The prince has the power to speak out. His green credentials are not in doubt. His gap year work at a conservation and sanctuary in Kenya has opened his eyes to the threat humans pose to Africa’s wildlife and has shed tears over slaughtered rhinoceroses.
He helped persuade China to end its ivory trade, and this weekend will see the inaugural presentation of his Earthshot Prize, which provides £1 million in funding for solutions to environmental problems.
The influence of his father Prince Charles, who has campaigned on numerous green issues for 50 years, and his grandfather, Prince Philip, who helped found the World Wildlife Fund, has been pivotal.
Even before her comments on COP26, the 2021 United Nations Climate Change Conference in Glasgow, we knew the Queen was clueless when it came to the environment
Even before her comments on COP26, the 2021 United Nations climate conference in Glasgow, we knew the Queen was clueless when it came to the environment.
She takes care to conserve energy in her palaces – to the point of turning off the lights herself – and cultivates the gardens organically.
In reality, even their supporters struggle to gather convincing arguments for the billionaires’ efforts.
They say the advent of space tourism will help us better understand the fragility of the planet. But flights are beyond the reach of anyone but a hugely wealthy elite and will remain so for some time to come.
The cost of tickets for Bezos’ rocket is a secret, but Branson charges $450,000 at a time.
Ironically, as Prince William also noted, there are “fundamental questions” about the pollution caused by spaceflight. A space tourist’s carbon footprint is generally about 100 times that of a transatlantic airline passenger.
Worse still, rockets pollute the sensitive upper layers of the atmosphere, with effects we don’t yet understand. There are also well-founded concerns that the emissions could damage the ozone layer, which is only just recovering from previous depletion after a massive international effort.
Jeff Bezos claims his rocket is cleaner than its rivals because the fuel, hydrogen and oxygen, emits only water.
But experts point out that even water can have a warming effect when expelled into the upper atmosphere, while the heat given off by all rockets as they climb changes atmospheric chemistry in harmful ways.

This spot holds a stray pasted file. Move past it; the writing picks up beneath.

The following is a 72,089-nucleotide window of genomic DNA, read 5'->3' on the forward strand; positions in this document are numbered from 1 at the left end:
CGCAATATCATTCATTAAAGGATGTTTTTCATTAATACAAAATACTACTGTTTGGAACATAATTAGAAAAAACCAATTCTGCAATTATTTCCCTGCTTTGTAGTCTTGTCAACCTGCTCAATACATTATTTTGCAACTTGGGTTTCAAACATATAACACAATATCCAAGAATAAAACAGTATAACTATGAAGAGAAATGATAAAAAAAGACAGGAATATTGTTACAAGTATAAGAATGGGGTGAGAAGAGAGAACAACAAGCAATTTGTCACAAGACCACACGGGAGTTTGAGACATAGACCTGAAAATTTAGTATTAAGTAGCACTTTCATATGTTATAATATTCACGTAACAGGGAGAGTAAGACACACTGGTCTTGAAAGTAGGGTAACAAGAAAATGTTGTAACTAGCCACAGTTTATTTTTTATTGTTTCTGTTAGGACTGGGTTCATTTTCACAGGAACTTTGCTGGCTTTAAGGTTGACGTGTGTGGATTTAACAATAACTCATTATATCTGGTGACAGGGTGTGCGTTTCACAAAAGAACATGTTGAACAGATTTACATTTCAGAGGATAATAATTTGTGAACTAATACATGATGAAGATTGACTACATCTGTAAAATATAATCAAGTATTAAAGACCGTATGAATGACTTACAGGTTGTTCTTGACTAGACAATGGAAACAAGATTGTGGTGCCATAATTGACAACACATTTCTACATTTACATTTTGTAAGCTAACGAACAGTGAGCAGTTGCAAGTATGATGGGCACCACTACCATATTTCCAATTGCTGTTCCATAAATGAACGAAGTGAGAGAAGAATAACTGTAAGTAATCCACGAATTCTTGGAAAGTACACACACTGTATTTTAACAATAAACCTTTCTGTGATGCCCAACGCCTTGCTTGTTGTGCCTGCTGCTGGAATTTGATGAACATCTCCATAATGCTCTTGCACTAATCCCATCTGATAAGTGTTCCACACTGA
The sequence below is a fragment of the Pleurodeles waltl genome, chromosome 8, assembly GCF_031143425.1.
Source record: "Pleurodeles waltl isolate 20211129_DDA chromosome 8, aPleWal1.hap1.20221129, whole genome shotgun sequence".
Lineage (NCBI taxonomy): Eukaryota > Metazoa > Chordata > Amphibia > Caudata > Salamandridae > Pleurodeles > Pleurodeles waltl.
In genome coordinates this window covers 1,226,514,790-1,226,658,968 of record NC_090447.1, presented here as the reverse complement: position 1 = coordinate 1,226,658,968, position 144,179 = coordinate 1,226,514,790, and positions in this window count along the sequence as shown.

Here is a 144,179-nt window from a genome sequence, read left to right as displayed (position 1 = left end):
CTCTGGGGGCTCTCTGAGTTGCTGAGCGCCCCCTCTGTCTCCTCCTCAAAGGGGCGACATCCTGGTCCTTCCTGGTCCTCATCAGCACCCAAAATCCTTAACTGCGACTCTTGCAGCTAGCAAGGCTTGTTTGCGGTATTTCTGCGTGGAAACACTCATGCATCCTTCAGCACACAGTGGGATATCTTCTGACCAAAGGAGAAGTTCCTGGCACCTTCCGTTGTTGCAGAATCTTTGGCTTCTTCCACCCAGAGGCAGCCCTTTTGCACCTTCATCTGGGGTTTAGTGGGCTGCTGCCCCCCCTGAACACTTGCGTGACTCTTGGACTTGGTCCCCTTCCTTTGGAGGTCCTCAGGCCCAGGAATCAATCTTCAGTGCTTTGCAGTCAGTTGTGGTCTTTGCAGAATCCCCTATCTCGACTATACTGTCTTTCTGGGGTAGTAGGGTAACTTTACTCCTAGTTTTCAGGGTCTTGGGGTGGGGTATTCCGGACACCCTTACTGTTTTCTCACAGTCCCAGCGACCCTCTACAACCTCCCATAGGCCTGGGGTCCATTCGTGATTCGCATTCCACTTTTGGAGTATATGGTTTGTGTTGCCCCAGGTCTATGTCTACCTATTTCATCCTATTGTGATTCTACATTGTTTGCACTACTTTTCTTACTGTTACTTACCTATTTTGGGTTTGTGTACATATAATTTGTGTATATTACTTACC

They say the advent of space tourism will help us better understand the planet’s fragility (pictured, launching a rocket carrying William Shatner)
Making Bezos’ fuel is polluting. And two weeks ago, 21 current and former employees of his aerospace company issued a statement accusing the company of lack of concern for the environment.
At the moment there are few flights, but the billionaires are in a new space race to expand massively.
Branson wants 400 flights a year. Bezos already has $100 million in advance bookings.
The threat of pollution will increase accordingly. But Prince William’s main point is the most important of all. The urgent need is to save the planet we have.
With global warming accelerating and with only about 20 years to go below the danger level of a 1.5 degree Celsius temperature rise, we should prioritize the fight against climate change.
Investment in that area would do more than space tourism to protect economies and create jobs.
Providing safe drinking water to the 2.2 billion people, a third of the world’s population, who do not have it and suffer a huge number of deaths and diseases as a result, would cost just £10 billion by comparison.
We know how to combat global warming and provide everyone with clean water.
It’s not, as they say, rocket science. But for the selfish billionaires, that is precisely the problem.